DNA wrapped in nucleosomes is sterically occluded from many protein complexes that must act on it; how such complexes gain access to nucleosomal DNA is not known. In vitro studies on isolated nucleosomes show that they undergo spontaneous partial unwrapping conformational transitions, which make the wrapped nucleosomal DNA transiently accessible. Thus, site exposure might provide a general mechanism allowing access of protein complexes to nucleosomal DNA. However, existing quantitative analyses of site exposure focused on single nucleosomes, while the presence of neighbor nucleosomes and concomitant chromatin folding might significantly influence site exposure. In this work, we carried out quantitative studies on the accessibility of nucleosomal DNA in homogeneous nucleosome arrays. Two striking findings emerged. Organization into chromatin fibers changes the accessibility of nucleosomal DNA only modestly, from approximately 3-fold decreases to approximately 8-fold increases in accessibility. This means that nucleosome arrays are intrinsically dynamic and accessible even when they are visibly condensed. In contrast, chromatin folding decreases the accessibility of linker DNA by as much as approximately 50-fold. Thus, nucleosome positioning dramatically influences the accessibility of target sites located inside nucleosomes, while chromatin folding dramatically regulates access to target sites in linker DNA.

  12. 2,3-diphosphoglycerate phosphatase activity of phosphoglycerate mutase: stimulation by vanadate and phosphate

    SciTech Connect

    Stankiewicz, P.J.; Gresser, M.J.; Tracey, A.S.; Hass, L.F.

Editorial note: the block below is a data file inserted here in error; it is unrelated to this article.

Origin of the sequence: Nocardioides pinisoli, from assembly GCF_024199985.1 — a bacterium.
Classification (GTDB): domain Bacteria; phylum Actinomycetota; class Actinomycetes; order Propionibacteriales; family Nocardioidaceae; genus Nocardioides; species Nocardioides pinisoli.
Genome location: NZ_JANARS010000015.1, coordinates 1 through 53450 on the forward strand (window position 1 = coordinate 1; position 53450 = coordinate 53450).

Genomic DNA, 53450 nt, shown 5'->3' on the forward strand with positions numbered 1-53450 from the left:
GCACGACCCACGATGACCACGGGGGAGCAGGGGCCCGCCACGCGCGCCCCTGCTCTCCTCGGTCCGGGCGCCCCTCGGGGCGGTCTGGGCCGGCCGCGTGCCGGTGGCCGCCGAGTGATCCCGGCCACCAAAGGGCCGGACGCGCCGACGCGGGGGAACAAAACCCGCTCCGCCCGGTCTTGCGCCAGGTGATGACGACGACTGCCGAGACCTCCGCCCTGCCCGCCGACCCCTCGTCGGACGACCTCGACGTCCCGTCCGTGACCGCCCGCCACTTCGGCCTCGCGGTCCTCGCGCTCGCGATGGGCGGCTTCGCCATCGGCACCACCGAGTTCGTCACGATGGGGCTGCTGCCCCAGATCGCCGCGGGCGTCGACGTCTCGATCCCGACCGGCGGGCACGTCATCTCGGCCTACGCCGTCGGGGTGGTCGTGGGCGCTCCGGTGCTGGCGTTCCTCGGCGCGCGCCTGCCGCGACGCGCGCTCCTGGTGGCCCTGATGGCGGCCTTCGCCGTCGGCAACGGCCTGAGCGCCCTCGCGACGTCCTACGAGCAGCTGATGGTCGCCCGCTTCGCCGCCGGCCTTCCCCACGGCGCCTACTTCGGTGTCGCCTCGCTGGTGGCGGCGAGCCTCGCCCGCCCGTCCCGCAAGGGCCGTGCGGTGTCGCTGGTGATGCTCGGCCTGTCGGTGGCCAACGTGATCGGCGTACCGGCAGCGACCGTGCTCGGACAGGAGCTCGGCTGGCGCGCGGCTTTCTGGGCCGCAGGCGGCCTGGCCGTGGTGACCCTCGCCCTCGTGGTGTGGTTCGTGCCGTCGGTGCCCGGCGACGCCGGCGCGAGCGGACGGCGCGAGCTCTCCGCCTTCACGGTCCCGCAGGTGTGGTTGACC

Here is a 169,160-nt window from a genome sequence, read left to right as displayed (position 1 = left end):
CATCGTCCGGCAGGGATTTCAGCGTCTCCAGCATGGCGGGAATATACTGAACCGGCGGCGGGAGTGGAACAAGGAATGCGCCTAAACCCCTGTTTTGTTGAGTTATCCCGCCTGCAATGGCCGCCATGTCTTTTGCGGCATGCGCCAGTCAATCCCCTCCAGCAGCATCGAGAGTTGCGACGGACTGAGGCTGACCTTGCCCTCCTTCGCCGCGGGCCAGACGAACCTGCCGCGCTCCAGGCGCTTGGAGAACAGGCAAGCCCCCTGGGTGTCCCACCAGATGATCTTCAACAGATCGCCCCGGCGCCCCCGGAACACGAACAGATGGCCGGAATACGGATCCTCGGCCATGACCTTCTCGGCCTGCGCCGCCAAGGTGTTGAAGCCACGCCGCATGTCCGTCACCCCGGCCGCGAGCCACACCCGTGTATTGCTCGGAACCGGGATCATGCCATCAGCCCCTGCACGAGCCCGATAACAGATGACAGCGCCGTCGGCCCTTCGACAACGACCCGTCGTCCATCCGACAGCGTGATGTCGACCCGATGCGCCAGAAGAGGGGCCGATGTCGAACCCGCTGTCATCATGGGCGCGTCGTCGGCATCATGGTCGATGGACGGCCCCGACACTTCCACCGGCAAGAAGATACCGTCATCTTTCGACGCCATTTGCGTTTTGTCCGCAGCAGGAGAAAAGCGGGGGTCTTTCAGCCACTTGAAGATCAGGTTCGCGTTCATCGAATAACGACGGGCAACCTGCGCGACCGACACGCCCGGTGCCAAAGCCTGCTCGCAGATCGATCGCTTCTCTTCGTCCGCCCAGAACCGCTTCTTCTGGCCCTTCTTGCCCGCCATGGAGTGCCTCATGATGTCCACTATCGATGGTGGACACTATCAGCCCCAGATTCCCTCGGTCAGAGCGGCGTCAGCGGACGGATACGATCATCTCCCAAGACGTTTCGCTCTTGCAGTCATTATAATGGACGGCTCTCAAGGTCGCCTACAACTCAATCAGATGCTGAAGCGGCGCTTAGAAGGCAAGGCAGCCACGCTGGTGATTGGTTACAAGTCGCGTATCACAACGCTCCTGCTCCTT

1987-03-10

    The binding of inorganic vanadate (V/sub i/) to rabbit muscle phosphoglycerate mutase (PGM), studied by using /sup 51/V nuclear magnetic resonance spectroscopy, shows a sigmoidal dependence on vanadate concentration with a stoichiometry of four vanadium atoms per PGM molecule at saturating (V/sub i/). The data are consistent with binding of one divanadate ion to each of the two subunits of PGM in a noncooperative manner with an intrinsic dissociation constant of 4 x 10/sup -6/ M. The relevance of this result to other studies which have shown that the V/sub i/-stimulated 2,3-diphosphoglycerate (2,3-DPG) phosphatase activity of PGM has a sigmoidal dependence on (V/sub i/) with a Hill coefficient of 2.0 is discussed. At pH 7.0, inorganic phosphate has little effect on the 2,3-DPG phosphatase activity of PGM, even at concentrations as high as 50 mM. Similarly, 25 ..mu..M V/sub i/ has little effect on the phosphatase activity. However, in the presence of 25 ..mu..M V/sub i/, a phosphate concentration of 20 mM increases the phosphatase activity by more than 3-fold. This behavior is rationalized in terms of activation of the phosphatase activity by a phosphate/vanadate mixed anhydride. This interpretation is supported by the observation of strong activation of the phosphatase activity by inorganic pyrophosphate. A molecular mechanism for the observed effects of vanadate is proposed, and the relevance of this study to the possible use of vanadate as a therapeutic agent for the treatment of sickle cell anemia is discussed.

  13. Deterministic Folding in Stiff Elastic Membranes

    NASA Astrophysics Data System (ADS)

    Tallinen, T.; Åström, J. A.; Timonen, J.

    2008-09-01

    Crumpled membranes have been found to be characterized by complex patterns of spatially seemingly random facets separated by narrow ridges of high elastic energy. We demonstrate by numerical simulations that compression of stiff elastic membranes with small randomness in their initial configurations leads to either random ridge configurations (high entropy) or nearly deterministic folds (low elastic energy). For folding with symmetric ridge configurations to appear in part of the crumpling processes, the crumpling rate must be slow enough. Folding stops when the thickness of the folded structure becomes important, and crumpling continues thereafter as a random process.